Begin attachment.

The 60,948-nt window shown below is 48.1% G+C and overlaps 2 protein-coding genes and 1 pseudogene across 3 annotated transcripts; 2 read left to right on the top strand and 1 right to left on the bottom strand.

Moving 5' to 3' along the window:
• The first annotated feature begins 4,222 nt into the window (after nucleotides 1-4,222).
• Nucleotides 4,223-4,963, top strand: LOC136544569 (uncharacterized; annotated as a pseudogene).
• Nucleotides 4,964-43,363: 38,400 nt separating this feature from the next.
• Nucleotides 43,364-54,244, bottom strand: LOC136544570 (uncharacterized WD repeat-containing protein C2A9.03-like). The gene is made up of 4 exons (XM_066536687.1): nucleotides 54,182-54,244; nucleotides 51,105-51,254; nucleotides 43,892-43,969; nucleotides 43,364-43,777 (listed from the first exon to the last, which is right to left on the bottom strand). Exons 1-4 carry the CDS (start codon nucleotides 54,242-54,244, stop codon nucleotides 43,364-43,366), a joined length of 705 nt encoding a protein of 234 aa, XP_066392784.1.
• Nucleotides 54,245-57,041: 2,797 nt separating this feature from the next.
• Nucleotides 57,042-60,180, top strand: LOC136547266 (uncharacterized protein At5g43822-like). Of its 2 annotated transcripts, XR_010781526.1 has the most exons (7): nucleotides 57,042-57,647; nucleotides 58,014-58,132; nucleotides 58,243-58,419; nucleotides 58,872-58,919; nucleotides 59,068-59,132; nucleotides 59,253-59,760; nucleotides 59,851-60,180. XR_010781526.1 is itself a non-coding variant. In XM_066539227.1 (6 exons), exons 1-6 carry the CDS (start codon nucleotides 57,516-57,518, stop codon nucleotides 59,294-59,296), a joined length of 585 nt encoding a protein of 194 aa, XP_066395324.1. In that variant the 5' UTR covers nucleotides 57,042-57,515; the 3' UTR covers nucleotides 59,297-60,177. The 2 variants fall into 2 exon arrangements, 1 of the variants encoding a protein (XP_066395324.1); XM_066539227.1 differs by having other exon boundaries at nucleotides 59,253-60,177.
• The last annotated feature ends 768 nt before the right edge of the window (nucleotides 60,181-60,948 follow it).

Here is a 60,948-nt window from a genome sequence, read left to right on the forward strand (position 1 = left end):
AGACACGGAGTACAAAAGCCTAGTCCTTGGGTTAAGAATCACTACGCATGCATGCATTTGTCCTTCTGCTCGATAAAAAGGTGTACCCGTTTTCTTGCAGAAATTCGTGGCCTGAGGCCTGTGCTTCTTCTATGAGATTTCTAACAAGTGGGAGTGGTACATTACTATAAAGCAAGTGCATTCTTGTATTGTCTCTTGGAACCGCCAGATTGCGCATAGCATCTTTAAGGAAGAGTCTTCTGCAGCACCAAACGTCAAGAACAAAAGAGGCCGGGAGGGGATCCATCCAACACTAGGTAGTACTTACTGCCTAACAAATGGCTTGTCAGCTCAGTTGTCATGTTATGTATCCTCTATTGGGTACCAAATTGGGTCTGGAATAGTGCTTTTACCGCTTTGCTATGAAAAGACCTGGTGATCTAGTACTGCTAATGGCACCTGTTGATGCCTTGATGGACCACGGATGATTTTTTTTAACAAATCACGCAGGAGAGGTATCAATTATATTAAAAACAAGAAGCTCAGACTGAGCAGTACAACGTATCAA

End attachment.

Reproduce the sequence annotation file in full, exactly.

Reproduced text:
The 60,948-nt window shown below is 48.1% G+C and overlaps 2 protein-coding genes and 1 pseudogene across 3 annotated transcripts; 2 read left to right on the top strand and 1 right to left on the bottom strand.

Moving 5' to 3' along the window:
• The first annotated feature begins 4,222 nt into the window (after nucleotides 1-4,222).
• Nucleotides 4,223-4,963, top strand: LOC136544569 (uncharacterized; annotated as a pseudogene).
• Nucleotides 4,964-43,363: 38,400 nt separating this feature from the next.
• Nucleotides 43,364-54,244, bottom strand: LOC136544570 (uncharacterized WD repeat-containing protein C2A9.03-like). The gene is made up of 4 exons (XM_066536687.1): nucleotides 54,182-54,244; nucleotides 51,105-51,254; nucleotides 43,892-43,969; nucleotides 43,364-43,777 (listed from the first exon to the last, which is right to left on the bottom strand). Exons 1-4 carry the CDS (start codon nucleotides 54,242-54,244, stop codon nucleotides 43,364-43,366), a joined length of 705 nt encoding a protein of 234 aa, XP_066392784.1.
• Nucleotides 54,245-57,041: 2,797 nt separating this feature from the next.
• Nucleotides 57,042-60,180, top strand: LOC136547266 (uncharacterized protein At5g43822-like). Of its 2 annotated transcripts, XR_010781526.1 has the most exons (7): nucleotides 57,042-57,647; nucleotides 58,014-58,132; nucleotides 58,243-58,419; nucleotides 58,872-58,919; nucleotides 59,068-59,132; nucleotides 59,253-59,760; nucleotides 59,851-60,180. XR_010781526.1 is itself a non-coding variant. In XM_066539227.1 (6 exons), exons 1-6 carry the CDS (start codon nucleotides 57,516-57,518, stop codon nucleotides 59,294-59,296), a joined length of 585 nt encoding a protein of 194 aa, XP_066395324.1. In that variant the 5' UTR covers nucleotides 57,042-57,515; the 3' UTR covers nucleotides 59,297-60,177. The 2 variants fall into 2 exon arrangements, 1 of the variants encoding a protein (XP_066395324.1); XM_066539227.1 differs by having other exon boundaries at nucleotides 59,253-60,177.
• The last annotated feature ends 768 nt before the right edge of the window (nucleotides 60,181-60,948 follow it).

Here is a 60,948-nt window from a genome sequence, read left to right on the forward strand (position 1 = left end):
AGACACGGAGTACAAAAGCCTAGTCCTTGGGTTAAGAATCACTACGCATGCATGCATTTGTCCTTCTGCTCGATAAAAAGGTGTACCCGTTTTCTTGCAGAAATTCGTGGCCTGAGGCCTGTGCTTCTTCTATGAGATTTCTAACAAGTGGGAGTGGTACATTACTATAAAGCAAGTGCATTCTTGTATTGTCTCTTGGAACCGCCAGATTGCGCATAGCATCTTTAAGGAAGAGTCTTCTGCAGCACCAAACGTCAAGAACAAAAGAGGCCGGGAGGGGATCCATCCAACACTAGGTAGTACTTACTGCCTAACAAATGGCTTGTCAGCTCAGTTGTCATGTTATGTATCCTCTATTGGGTACCAAATTGGGTCTGGAATAGTGCTTTTACCGCTTTGCTATGAAAAGACCTGGTGATCTAGTACTGCTAATGGCACCTGTTGATGCCTTGATGGACCACGGATGATTTTTTTTAACAAATCACGCAGGAGAGGTATCAATTATATTAAAAACAAGAAGCTCAGACTGAGCAGTACAACGTATCAA